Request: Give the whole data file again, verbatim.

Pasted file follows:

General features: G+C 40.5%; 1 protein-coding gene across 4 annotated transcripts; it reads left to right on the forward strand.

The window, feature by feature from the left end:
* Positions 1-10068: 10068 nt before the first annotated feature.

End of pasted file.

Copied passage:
General features: G+C 40.5%; 1 protein-coding gene across 4 annotated transcripts; it reads left to right on the forward strand.

The window, feature by feature from the left end:
* Positions 1-10068: 10068 nt before the first annotated feature.